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The response of the ground can be influenced by the rigidity of a structure. Stated conversely, the presence of a stiff structure could possibly affect the response of the ground to earthquake shaking.

QUAKE/W has not been formulated with the intent of analyzing the dynamic response of structures to earthquake shaking, but QUAKE/W does have beam and bar elements, which can be used to consider the structural stiffness in a dynamic analysis.

The primary purpose of this example is to illustrate some modeling techniques and to check the behavior of beam and bar elements in a dynamic analysis.

No attempt is made here to simulate a real case. The soil and structural properties are completely arbitrary and were selected purely for illustrative purposes.

Numerical Simulation

Figure 1 shows the problem configuration for this illustrative example. The foundation is first modeled with the Initial static analysis to determine the initial stress conditions of the foundation. The building pile foundation is then included as beams in the two shaking analyses. The building frame is modeled with structural bars.

Figure 1. Example of including a structure in a dynamic analysis.

Structural beams and bars in QUAKE/W have no mass. Generally, the mass of the structural elements is small relative to the soil mass and, consequently, their mass is of little importance. The stiffness is extremely important, but not the mass.

In the case of a building like in this example, the mass of the building may, however, have some influence on the ground response. If this is deemed important, the mass can be included in regular elements within the frame. In the above diagram, the top floor of the building has one element within the frame. The element has been assigned a small unit weight and a small stiffness. The cross-sectional area of the element times the unit weight might be made equal to the weight of the frame. The G modulus could be set to a small number, so that the shear in the elements does not absorb a significant amount of the energy.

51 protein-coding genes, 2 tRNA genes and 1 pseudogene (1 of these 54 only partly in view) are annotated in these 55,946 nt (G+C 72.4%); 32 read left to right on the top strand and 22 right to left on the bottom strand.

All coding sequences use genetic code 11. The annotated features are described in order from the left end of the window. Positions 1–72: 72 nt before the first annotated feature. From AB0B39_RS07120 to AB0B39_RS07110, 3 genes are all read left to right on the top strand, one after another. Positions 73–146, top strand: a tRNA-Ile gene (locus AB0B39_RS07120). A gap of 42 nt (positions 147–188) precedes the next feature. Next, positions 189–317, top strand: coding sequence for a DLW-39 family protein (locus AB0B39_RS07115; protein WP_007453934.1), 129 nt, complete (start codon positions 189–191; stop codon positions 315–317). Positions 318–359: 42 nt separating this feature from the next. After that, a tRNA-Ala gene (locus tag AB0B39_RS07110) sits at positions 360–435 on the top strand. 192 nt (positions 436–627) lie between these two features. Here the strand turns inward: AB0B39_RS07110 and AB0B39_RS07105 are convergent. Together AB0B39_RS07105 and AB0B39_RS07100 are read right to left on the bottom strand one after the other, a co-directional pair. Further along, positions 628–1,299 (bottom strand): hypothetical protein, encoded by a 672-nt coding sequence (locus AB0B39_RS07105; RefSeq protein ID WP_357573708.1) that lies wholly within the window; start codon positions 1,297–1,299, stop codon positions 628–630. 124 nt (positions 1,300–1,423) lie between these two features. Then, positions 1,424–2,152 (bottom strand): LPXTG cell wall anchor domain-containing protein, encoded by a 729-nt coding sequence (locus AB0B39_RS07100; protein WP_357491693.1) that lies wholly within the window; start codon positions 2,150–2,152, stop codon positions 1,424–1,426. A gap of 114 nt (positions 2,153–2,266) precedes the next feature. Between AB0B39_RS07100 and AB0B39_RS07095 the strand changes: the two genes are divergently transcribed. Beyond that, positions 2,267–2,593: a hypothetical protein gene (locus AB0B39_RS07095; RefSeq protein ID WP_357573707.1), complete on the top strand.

Analyses are included for a case without any mass in the frame, and a case with some mass in the frame. All analyses include a Linear Elastic material for the foundation with a total unit weight of 20kN/m3 and a Damping Ratio of 0.1. The Gmax function for the foundation soil is shown in Figure 2.

Figure 2. Foundation Gmax function.

When mass is included in the frame, the total unit weight is 1 kN/m3 with a constant Gmax of 1,000 kPa. The earthquake record for both shaking analyses is shown in Figure 3.

Figure 3. Earthquake record for the shaking analyses.

Results and Discussion

Figure 4 illustrates the axial force variations in the piles during the earthquake with the building mass included. These forces do not include the static forces – they are only the dynamic forces.

Figure 4. Axial force in the piles during the shaking.

Figure 5 shows a plot of the axial forces in the two lower-floor cross members. Note how they change from tension (negative) to compression and how they have opposing tension and compression, as they properly should.

Figure 5. Axial dynamic forces in the cross members in the lower floor.

Remember that structural elements in QUAKE/W do not include the mass of the beams and bars – only the stiffness and rigidity.

Summary and Conclusions

QUAKE/W is not intended for analyzing the dynamic behavior of structures for the purpose of designing the structure itself. Estimates of the building rigidity can, however, be included in an earthquake ground response analysis.

This example illustrates some modeling techniques used to include the effects of a structure, including the mass of the structure, in a QUAKE/W analysis.
This example also demonstrates that the structural elements in QUAKE/W function in accordance with expectations.

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